Leading Scholar Calls for Prompt Publication

How quickly should ancient texts be published after they come into a scholar’s hands? Within one year—at most, says Professor David Noel Freedman in a forthcoming issue of the Biblical Archaeologist.

Assessing Ebla

No archaeological find since the Dead Sea Scrolls has so excited the public imagination as the recently-discovered and already famous Ebla tablets.

The Name of God in the New Testament
Did the earliest Gospels use Hebrew letters for the Tetragrammaton? By George Howard

Many early copies of the New Testament abbreviate sacred words (nomina sacra). The earliest of these abbreviations stand for “God,” “Lord,” “Christ,” and “Jesus.” Abbreviations of these words were formed by writing their first and last letters and placing a line over them. Thus, using English to illustrate, “God” would appear as G÷D÷ and […]

Bedouin Find Papyri Three Centuries Older Than Dead Sea Scrolls
Subsequent excavations in bat dung by American archaeologist confirms original location of the papyrus scrolls; diggers find hundreds of additional small fragments in Jordan Valley caves. By Paul W. Lapp

Nineteen-sixty-one was the third winter of drought. In the Old City of Jerusalem there were long queues at the water spigots. Tribes of Ta‘âmireh bedouin were drifting north past Jerusalem. Whole families and clans were moving together, at times afoot, at times by donkey train with an occasional camel. They tramped up the tortuous […]

The Historical Importance of the Samaria Papyri

When the Ta‘âmireh bedouin penetrated the Daliyeh cave (as described in the previous article by Paul Lapp) they found within more than 300 skeletons lying on or covered by mats. The bones were mixed with fragments of manuscripts. These manuscripts were not burial documents, but everyday business records. The artifacts found in the cave […]

BAR Preservation Fund Goes to Work

BAR’s readers will preserve Herodian Jericho, place signs at Biblical Lachish, and support preservation research. Based on early contributions to its Archaeological Preservation Fund, BAR has committed its readers to a three-pronged preservation effort.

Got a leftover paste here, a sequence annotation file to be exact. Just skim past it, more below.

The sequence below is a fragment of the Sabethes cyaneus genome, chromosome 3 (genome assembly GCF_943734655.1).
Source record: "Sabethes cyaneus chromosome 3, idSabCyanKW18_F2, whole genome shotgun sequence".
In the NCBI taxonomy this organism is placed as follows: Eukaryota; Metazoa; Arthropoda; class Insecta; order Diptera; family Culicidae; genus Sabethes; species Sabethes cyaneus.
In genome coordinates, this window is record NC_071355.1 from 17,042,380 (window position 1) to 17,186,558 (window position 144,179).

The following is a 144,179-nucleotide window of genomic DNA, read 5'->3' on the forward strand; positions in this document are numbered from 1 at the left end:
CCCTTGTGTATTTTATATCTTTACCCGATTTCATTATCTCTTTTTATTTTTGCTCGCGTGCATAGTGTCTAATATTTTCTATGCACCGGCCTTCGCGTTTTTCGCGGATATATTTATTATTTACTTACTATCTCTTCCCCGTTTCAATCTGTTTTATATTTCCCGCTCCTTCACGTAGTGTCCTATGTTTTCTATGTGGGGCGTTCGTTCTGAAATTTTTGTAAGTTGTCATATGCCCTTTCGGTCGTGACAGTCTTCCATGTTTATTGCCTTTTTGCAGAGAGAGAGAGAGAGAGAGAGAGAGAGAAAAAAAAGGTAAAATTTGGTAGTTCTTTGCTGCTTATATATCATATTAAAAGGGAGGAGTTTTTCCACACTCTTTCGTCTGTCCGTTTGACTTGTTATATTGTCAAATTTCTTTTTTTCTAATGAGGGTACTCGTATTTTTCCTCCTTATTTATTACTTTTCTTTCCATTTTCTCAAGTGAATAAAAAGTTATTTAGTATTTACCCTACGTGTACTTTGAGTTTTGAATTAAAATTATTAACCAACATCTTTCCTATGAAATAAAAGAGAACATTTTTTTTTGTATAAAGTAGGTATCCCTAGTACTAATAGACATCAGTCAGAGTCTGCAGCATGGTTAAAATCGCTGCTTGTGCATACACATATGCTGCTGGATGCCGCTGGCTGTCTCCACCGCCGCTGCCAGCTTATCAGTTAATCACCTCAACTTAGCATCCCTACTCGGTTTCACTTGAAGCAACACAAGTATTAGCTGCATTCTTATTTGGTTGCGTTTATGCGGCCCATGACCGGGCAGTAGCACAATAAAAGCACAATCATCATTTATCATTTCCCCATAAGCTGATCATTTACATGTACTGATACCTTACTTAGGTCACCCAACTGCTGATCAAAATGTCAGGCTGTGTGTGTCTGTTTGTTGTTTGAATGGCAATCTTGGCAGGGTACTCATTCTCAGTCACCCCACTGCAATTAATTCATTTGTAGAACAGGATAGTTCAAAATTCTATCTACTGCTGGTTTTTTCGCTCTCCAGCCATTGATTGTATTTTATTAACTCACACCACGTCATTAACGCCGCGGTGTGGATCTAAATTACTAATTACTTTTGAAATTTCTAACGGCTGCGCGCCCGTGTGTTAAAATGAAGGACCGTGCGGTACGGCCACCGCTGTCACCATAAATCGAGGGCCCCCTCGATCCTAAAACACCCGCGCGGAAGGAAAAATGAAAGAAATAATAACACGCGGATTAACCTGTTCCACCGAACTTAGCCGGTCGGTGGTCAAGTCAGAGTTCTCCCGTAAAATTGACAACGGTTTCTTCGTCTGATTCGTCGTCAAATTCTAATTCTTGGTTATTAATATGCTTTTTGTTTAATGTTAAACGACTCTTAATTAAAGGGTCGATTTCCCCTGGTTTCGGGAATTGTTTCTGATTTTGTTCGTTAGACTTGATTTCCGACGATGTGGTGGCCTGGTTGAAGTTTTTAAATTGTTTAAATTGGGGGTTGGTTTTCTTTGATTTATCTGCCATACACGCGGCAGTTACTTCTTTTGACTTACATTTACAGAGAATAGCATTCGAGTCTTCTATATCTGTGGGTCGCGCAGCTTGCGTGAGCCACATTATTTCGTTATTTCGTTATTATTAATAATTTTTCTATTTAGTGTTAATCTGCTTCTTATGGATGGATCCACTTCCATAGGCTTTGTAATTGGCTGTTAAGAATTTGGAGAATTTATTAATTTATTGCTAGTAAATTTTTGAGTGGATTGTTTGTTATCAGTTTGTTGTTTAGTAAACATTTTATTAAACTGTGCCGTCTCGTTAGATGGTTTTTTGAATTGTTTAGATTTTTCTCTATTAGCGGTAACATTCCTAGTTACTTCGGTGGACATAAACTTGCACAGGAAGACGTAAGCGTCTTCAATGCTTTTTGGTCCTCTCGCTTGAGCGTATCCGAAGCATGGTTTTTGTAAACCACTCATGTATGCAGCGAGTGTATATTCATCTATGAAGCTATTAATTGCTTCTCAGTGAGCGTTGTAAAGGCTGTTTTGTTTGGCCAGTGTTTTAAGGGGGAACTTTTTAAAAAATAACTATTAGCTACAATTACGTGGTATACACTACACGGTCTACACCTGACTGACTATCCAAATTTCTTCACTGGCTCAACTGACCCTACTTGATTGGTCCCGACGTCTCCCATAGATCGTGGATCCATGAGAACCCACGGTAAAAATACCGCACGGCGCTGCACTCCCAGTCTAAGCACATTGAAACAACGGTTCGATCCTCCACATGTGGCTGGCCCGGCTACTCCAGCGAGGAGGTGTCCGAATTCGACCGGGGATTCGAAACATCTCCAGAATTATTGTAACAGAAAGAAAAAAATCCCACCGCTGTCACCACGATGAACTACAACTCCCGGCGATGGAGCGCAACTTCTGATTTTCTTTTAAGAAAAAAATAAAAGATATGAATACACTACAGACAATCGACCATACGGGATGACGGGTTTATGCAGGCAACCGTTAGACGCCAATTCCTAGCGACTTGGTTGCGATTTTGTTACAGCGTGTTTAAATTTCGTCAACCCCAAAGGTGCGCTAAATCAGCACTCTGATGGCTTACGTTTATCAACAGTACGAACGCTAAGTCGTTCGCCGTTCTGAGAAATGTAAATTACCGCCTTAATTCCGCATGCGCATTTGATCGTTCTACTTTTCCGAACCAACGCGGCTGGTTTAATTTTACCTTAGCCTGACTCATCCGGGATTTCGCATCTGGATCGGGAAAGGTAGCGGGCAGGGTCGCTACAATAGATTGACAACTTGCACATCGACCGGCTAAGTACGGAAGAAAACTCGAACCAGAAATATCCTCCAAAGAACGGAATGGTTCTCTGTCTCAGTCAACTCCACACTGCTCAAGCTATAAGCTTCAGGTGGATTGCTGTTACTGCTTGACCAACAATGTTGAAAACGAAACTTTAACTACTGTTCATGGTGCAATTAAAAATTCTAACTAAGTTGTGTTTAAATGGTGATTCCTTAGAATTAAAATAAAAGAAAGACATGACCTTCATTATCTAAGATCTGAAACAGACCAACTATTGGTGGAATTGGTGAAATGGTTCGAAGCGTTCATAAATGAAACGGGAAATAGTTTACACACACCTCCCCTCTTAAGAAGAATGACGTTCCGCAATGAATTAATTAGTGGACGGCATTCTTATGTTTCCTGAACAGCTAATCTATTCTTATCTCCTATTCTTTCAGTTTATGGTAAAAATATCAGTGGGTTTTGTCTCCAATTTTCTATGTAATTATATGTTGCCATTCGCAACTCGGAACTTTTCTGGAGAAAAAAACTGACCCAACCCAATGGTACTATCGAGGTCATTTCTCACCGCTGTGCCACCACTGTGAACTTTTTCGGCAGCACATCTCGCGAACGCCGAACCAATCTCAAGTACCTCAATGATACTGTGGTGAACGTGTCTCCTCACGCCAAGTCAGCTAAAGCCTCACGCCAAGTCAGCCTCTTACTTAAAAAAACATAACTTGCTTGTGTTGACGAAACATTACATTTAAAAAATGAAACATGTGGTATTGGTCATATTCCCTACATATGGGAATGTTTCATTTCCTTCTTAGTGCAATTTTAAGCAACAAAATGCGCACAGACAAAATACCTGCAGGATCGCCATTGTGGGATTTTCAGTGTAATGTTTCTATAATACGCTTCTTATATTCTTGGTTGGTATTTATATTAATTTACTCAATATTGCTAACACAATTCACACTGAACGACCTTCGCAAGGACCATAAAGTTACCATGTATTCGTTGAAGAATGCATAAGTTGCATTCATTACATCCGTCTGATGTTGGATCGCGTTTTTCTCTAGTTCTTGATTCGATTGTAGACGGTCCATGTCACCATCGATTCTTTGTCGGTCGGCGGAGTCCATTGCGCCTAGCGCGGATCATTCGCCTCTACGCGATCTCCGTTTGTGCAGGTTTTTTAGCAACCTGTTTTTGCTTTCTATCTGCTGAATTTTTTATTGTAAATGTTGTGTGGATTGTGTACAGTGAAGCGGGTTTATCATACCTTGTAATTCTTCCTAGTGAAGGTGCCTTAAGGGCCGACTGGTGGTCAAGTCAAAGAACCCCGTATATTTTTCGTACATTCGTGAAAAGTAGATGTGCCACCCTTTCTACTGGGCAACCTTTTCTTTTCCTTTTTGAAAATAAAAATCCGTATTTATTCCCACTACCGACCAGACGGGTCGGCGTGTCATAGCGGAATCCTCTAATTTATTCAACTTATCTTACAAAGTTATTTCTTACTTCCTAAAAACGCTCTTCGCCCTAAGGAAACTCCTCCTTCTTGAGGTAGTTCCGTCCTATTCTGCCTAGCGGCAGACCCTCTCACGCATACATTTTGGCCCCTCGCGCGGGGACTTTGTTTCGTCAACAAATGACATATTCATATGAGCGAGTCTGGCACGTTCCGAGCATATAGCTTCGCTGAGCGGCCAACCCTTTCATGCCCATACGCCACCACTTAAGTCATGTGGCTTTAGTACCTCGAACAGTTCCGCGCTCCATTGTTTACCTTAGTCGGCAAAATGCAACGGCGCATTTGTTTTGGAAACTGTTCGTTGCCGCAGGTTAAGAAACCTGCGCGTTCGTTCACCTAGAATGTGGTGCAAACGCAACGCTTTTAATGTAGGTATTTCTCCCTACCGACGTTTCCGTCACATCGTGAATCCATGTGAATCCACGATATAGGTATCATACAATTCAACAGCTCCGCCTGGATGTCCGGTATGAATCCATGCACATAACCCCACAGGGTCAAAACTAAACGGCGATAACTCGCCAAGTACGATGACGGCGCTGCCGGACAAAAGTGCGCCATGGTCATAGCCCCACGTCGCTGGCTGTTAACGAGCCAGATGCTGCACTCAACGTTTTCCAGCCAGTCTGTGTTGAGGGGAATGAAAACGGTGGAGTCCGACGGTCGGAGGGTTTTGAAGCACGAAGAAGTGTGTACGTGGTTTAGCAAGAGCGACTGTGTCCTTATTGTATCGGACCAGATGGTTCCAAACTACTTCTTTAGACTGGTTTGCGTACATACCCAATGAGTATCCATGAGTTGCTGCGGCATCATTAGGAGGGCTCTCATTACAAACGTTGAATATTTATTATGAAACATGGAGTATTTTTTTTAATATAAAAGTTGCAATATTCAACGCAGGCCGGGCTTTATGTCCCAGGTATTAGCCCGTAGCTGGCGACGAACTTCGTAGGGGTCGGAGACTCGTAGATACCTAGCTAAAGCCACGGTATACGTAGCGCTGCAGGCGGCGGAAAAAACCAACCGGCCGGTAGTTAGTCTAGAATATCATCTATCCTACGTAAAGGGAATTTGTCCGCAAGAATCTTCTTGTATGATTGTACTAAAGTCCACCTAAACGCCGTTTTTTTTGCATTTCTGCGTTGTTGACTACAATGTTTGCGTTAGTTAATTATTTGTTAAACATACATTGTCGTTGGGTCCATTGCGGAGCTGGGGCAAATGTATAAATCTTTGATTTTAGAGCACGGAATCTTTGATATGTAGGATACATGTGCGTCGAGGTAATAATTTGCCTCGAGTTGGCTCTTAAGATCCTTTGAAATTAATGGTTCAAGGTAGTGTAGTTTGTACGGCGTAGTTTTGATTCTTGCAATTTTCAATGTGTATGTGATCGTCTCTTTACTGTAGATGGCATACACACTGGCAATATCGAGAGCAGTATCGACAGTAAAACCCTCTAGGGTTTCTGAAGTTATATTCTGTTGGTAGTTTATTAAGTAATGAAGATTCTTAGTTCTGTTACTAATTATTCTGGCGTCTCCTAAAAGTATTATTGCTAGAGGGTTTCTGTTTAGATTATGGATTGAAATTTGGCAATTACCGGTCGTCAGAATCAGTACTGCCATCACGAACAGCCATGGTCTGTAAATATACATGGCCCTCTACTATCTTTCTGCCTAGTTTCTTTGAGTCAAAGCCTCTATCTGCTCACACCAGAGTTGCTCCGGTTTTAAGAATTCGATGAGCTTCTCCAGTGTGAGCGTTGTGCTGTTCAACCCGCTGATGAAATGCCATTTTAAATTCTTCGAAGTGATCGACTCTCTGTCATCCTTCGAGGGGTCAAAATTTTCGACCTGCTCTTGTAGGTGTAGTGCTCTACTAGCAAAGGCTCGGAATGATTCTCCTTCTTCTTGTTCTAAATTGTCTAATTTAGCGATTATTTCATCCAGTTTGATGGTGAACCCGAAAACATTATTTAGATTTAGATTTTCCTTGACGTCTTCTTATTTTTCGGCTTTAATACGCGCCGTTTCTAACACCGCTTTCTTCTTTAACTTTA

The Holy Land in Coins

What archaeologists find is important. But what they don’t find can be just as important—such as their failure to find coins anywhere in the world before the end of the 7th century B.C. In the Holy Land, coins are not found until about 100 years later.

Invitation to a Summer’s Dig

As in years past summer is the time for old hands and new adventurers—young and not so young—to join archaeological excavations in the Holy Land. There are many opportunities in 1978, some of which offer academic credit for the work-study of the summer.

Ancient City of David To Be Re-Excavated

A major new excavation will begin this summer in the oldest inhabited part of Jerusalem. Known as the city of David, the site is located on a dusty ridge south of the present Old City. The following article is by the man who is responsible for initiating the project and raising the money to finance it.—Ed.

Israel’s Archaeological Gifts to Egyptian President Anwar Sadat
Sadat receives oil flasks from Patriarchal times and lamps from the time of the Maccabees. By James Fleming

The exchange of gifts between Israeli and Egyptian Heads of State has a history dating back to Biblical peace treaties between Egyptian Pharaohs and Israelite Kings.